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14

It's not an ignorant question. You've touched on something that has great value to Latter-day Saints. Not only has the LDS Church partnered with Ancestry.com and others to make their genealogical records available to church members and developed FamilySearch to organize and collaborate family history research, the LDS Church also has the world's largest ...


13

Short version: The rule is about appearing nice, clean-cut, and respectable in line with current cultural norms. It's a matter of practicality - just look nice, in order to better represent the Church and therefore, God. From an address President Dallin H. Oaks gave to the 25,000 students of Brigham Young University. Unlike modesty, which is an eternal ...


13

The original concept album (on which the stage and film versions are based) was deliberately ambiguous about whether Jesus was, in fact, anything other than a man. Andrew Lloyd Webber and Tim Rice came to the Gospel text with a humanistic premise. "We approached the opera from the point of view of Christ the man, rather than Christ the God," Rice ...


13

The missionary dress code has changed a lot over the years to stay compatible with current trends and styles (without compromising modesty, of course). Until about 2010, sister missionaries were required to wear nylons and dark dresses/skirts that went down to at least mid-calf, as well as dark suit/jacket tops. In 2010, the dress code was updated, ...


12

Before I can answer, I must clarify several terms that you are using incorrectly/ambiguously and define how I will approach this question. I also must begin with the disclaimer that I will be answering from an Eastern Orthodox perspective. Eastern Orthodox vs. Oriental 'Orthodox' vs. Nestorianism Nestorianism was condemned at the third and fourth ...


11

It's actually NOTW, and stands for Not Of This World: It's a reference to Jesus's words in several places, including John 18:36: Jesus answered, “My kingdom is not of this world. If my kingdom were of this world, my servants would have been fighting, that I might not be delivered over to the Jews. But my kingdom is not from the world.” [ESV] The logo ...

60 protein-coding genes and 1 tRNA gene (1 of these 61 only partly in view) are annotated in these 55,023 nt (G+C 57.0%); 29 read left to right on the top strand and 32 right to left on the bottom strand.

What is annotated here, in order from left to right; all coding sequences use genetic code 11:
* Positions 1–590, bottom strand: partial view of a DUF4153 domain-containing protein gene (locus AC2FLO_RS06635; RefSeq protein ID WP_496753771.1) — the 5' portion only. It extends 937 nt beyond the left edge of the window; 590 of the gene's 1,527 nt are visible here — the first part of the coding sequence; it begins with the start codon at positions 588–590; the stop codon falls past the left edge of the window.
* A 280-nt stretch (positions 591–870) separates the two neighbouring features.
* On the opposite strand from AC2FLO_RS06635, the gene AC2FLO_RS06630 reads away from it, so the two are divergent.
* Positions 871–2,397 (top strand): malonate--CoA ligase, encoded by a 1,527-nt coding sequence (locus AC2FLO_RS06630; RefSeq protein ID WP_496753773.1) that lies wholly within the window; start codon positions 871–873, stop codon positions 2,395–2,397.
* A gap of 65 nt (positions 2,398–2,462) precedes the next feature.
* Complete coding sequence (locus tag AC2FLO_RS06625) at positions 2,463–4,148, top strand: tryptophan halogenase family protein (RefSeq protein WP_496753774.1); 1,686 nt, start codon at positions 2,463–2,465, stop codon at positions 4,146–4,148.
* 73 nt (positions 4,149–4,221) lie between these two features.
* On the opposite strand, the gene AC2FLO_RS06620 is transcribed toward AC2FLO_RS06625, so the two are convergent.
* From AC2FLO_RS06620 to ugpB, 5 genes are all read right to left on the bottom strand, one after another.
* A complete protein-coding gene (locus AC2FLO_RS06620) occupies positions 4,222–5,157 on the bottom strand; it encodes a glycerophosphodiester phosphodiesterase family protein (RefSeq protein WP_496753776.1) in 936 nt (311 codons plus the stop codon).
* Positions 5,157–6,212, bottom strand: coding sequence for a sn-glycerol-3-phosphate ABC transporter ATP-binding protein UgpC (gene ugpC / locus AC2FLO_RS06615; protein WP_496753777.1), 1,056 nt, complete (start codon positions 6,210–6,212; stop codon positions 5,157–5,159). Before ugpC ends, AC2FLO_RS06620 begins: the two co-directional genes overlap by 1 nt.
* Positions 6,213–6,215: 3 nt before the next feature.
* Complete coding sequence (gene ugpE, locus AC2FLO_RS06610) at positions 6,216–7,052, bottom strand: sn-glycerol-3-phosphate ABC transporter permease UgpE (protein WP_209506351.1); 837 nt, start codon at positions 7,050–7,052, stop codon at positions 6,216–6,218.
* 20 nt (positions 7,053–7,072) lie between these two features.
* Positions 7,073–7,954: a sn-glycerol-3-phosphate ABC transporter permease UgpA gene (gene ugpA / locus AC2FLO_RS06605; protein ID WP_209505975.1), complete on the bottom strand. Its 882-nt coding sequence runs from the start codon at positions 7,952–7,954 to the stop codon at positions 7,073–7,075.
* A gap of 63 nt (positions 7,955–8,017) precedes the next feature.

10

First of all, Paul was the Roman citizen, and during his imprisonment he was been waiting for Caesar's judgment: (Acts 25:10-12) Then said Paul, I stand at Caesar's judgment seat, where I ought to be judged (...) I appeal unto Caesar. Then Festus, when he had conferred with the council, answered, Hast thou appealed unto Caesar? unto Caesar shalt thou go. ...


10

Although it is granted that there are some Protestants that engage in a practice of "Church Shopping", it is somewhat tendentious to assert that "Church Shopping" is actually a "Tradition" within Protestantism (particularly from a Catholic interlocutor given their particular semantic usage of the term). The fact is, that many Protestant churches actively ...


9

This answer will focus on the religious aspects of the Amish rather than the cultural aspects, as far as differentiation is possible. Even then, there are four major orders and each community is self-governing; therefore, all statements made will be generalizations, and will naturally have exceptions. The Amish find their roots in the Swiss Anabaptists (...


9

I guess if I was in Italy and someone said "Jesus loves you" in Latin, I might reply "et tu frater" or "et tu sorror". Don't know if I could get away with "Jesus te amo" or if that would give out the wrong signal, though. In English, I would probably respond with "You too, brother" or "You too, sister". Or perhaps "Such love! Amazing love!" accompanied by ...


9

'God bless you' is the most common courteous response I can think of. Or more simply : Bless you. Wikipedia comments on both varieties as does the Cambridge Dictionary and the Oxford English Dictionary (IV/9/b). It is in scripture (Numbers 6:24) : The LORD bless thee, and keep thee [KJV] Jesus commands to say it even to enemies (Matthew 5:44) : ...


8

Proverbs 31:10-31 is a famous passage on The Virtuous Woman. In addition to taking care of her family, the passage describes a woman who contributes financially to her household. Proverbs 31:16-18 She considers a field and buys it;     out of her earnings she plants a vineyard. She sets about her work vigorously;     her arms are strong for her tasks. She ...


8

For Mennonites and Amish, the issue is not about the technology itself, but about community. Community is of paramount importance, and a technology is accepted or not depending on its effect on the community. So, for example, cars are bad because they permit people to travel long distances on a regular basis, reducing the connection to the local community. ...


7

No. Everyone in my local Church self-describes as fundamentalist, and we live like normal folk in cities, suburbs, farms, our own houses, apartments, underground survival bunkers with automated home defenses, abandoned missle silos, trees, caves, and just about anywhere else normal people live. Just joking about the last four on that list... Our group ...